Toward enhanced remediation methods using chaotic advection

Michael G. Trefry, Guy Metcalfe, Daniel R. Lester, Alison Ord, Klaus Regenauer-Lieb

Research output: Chapter in Book/Conference paperConference paper

Abstract

Many remediation activities in the terrestrial subsurface involve the need to recover/emplace distributions of scalar quantities (e.g. dissolved phase concentration and heat) from/in volumes of saturated porous media. These scalars can be targeted by pump-and-treat technologies, where target fluids are abstracted from the porous medium, or by amendment technologies, were specific chemicals or substrates are injected into the porous medium in order to promote beneficial transformations of water quality or mineralogy. Application examples include in situ leaching for precious metals, recovery of dissolved contaminant plumes, or harvesting of heat energy from geothermal reservoirs. While conventional pumping methods work reasonably well, costs associated with maintaining pumping schedules are high and improvements in efficiency would be welcome. In this paper we discuss how transient switching of the pressure at different wells can intimately control subsurface flow, generating a range of "programmed" flows with various beneficial characteristics. Some programs produce chaotic mixing flows which deliver rapid transport, whilst others create encapsulating flows which can confine pollutants for in situ treatment. In a simplified model of an aquifer subject to balanced injection and extraction pumping, chaotic flow topologies have been predicted theoretically and verified experimentally using Hele-Shaw cells. Mixing enhancement due to chaotic advection and kinematic confinement of aquifer volumes are key features of the chaotic dynamics. Understanding these phenomena may form the basis for new efficient technologies for groundwater remediation or amendment.

Original languageEnglish
Title of host publicationGQ10
Subtitle of host publicationGroundwater Quality Management in a Rapidly Changing World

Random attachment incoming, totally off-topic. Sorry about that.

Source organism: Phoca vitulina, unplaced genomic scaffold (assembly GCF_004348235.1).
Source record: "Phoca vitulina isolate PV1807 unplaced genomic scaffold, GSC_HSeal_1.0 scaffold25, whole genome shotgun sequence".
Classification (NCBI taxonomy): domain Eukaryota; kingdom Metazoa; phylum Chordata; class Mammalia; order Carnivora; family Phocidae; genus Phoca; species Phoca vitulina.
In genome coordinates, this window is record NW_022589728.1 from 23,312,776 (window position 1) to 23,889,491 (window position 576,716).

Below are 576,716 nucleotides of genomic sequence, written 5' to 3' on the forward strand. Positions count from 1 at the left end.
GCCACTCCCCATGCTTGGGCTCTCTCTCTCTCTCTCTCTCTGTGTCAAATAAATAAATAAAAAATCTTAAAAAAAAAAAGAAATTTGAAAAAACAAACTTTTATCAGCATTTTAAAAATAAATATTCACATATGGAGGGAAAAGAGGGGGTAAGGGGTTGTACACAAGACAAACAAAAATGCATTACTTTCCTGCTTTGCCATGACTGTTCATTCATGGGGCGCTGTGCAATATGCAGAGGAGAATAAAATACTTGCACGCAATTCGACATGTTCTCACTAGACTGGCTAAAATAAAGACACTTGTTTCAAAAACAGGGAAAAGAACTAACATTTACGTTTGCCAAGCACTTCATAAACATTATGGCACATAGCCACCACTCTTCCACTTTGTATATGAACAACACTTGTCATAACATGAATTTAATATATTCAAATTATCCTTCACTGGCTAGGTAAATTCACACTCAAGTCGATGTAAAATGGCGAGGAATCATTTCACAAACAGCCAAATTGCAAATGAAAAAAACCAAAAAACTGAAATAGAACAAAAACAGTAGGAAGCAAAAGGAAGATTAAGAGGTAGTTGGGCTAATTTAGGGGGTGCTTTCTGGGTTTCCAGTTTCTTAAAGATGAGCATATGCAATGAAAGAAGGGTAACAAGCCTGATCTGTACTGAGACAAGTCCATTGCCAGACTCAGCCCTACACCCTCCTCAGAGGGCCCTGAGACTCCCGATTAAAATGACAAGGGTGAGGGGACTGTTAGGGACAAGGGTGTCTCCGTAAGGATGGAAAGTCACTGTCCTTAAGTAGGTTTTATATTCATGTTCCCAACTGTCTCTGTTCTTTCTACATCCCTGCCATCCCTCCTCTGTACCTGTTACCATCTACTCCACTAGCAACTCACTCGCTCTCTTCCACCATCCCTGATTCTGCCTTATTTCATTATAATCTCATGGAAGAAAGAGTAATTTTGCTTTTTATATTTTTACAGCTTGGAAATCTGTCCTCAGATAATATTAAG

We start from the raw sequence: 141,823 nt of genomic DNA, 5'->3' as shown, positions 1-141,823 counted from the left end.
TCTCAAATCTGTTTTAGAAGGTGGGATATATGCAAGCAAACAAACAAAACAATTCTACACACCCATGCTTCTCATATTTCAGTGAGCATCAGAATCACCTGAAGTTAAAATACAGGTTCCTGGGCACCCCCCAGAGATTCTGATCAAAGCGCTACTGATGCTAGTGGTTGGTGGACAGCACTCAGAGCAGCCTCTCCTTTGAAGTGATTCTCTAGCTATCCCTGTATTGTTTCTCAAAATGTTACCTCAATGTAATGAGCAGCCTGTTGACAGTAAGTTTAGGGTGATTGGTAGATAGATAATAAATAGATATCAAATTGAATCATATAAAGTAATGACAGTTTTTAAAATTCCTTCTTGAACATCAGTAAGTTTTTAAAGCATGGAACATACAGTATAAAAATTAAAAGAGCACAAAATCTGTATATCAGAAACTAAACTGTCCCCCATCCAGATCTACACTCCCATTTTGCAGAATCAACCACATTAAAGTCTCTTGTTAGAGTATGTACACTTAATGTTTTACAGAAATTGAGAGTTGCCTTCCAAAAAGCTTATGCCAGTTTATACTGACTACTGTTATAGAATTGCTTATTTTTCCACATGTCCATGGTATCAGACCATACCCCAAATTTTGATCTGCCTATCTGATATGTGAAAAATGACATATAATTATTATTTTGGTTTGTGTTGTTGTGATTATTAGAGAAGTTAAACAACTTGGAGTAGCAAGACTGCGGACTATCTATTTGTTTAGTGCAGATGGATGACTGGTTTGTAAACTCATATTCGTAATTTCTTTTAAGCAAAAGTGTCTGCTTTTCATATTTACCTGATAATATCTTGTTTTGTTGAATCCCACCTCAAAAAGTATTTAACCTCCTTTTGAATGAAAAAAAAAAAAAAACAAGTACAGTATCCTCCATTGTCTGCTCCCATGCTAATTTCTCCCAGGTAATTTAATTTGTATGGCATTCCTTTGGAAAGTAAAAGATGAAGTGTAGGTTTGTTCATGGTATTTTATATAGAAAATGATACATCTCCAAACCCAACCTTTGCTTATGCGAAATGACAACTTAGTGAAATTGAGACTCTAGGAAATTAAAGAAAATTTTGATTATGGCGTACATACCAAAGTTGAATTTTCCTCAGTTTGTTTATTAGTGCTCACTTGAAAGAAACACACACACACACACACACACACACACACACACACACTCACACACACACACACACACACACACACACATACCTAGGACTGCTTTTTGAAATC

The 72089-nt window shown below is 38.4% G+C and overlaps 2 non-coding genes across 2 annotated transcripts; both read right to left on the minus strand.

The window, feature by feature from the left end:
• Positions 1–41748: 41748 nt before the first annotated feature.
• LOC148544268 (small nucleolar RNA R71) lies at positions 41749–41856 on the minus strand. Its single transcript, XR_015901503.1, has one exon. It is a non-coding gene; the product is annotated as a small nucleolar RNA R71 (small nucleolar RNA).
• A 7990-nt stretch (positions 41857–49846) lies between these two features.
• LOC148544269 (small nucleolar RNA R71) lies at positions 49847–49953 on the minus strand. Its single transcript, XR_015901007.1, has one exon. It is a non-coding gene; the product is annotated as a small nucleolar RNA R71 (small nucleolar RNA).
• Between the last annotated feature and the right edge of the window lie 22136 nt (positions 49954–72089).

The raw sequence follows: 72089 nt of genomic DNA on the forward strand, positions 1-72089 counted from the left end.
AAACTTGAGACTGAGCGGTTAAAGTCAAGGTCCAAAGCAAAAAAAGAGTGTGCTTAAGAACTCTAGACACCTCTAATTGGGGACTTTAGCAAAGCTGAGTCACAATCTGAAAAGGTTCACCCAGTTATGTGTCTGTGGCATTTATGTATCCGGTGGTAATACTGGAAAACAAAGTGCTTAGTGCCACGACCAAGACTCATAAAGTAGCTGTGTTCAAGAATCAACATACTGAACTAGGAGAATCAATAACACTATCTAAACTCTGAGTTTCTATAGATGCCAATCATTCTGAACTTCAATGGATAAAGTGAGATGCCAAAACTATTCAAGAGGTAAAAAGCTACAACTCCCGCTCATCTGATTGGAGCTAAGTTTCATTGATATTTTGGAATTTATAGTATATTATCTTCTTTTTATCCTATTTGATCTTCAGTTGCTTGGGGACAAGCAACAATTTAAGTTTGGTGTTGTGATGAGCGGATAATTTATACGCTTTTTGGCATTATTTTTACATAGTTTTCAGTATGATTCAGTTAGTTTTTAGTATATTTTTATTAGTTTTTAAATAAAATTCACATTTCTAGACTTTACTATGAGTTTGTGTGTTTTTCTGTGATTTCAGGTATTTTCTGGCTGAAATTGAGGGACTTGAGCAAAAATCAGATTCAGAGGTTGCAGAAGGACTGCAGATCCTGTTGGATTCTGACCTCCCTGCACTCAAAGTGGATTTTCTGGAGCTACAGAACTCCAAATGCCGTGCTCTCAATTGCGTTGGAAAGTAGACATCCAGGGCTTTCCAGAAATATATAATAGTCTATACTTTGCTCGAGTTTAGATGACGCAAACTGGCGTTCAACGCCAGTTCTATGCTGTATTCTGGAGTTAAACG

Pages217-220
Number of pages4
Volume342
Publication statusPublished - 1 Dec 2011
Event7th International Groundwater Quality Conference: Groundwater Quality Management in a Rapidly Changing World, GQ10 - Zurich, Switzerland
Duration: 13 Jun 201018 Jun 2010

Conference

Conference7th International Groundwater Quality Conference: Groundwater Quality Management in a Rapidly Changing World, GQ10
CountrySwitzerland
CityZurich
Period13/06/1018/06/10

Fingerprint

advection
remediation
porous medium
pumping
aquifer
pump and treat
pollutant
precious metal
chaotic dynamics
subsurface flow
topology
mineralogy
plume
kinematics
leaching
water quality
well
substrate
groundwater
fluid

Cite this

Trefry, M. G., Metcalfe, G., Lester, D. R., Ord, A., & Regenauer-Lieb, K. (2011). Toward enhanced remediation methods using chaotic advection. In GQ10: Groundwater Quality Management in a Rapidly Changing World (Vol. 342, pp. 217-220)
Trefry, Michael G. ; Metcalfe, Guy ; Lester, Daniel R. ; Ord, Alison ; Regenauer-Lieb, Klaus. / Toward enhanced remediation methods using chaotic advection. GQ10: Groundwater Quality Management in a Rapidly Changing World. Vol. 342 2011. pp. 217-220
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Trefry, MG, Metcalfe, G, Lester, DR, Ord, A & Regenauer-Lieb, K 2011, Toward enhanced remediation methods using chaotic advection. in GQ10: Groundwater Quality Management in a Rapidly Changing World. vol. 342, pp. 217-220, 7th International Groundwater Quality Conference: Groundwater Quality Management in a Rapidly Changing World, GQ10, Zurich, Switzerland, 13/06/10.

Toward enhanced remediation methods using chaotic advection. / Trefry, Michael G.; Metcalfe, Guy; Lester, Daniel R.; Ord, Alison; Regenauer-Lieb, Klaus.

GQ10: Groundwater Quality Management in a Rapidly Changing World. Vol. 342 2011. p. 217-220.

Research output: Chapter in Book/Conference paperConference paper

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Trefry MG, Metcalfe G, Lester DR, Ord A, Regenauer-Lieb K. Toward enhanced remediation methods using chaotic advection. In GQ10: Groundwater Quality Management in a Rapidly Changing World. Vol. 342. 2011. p. 217-220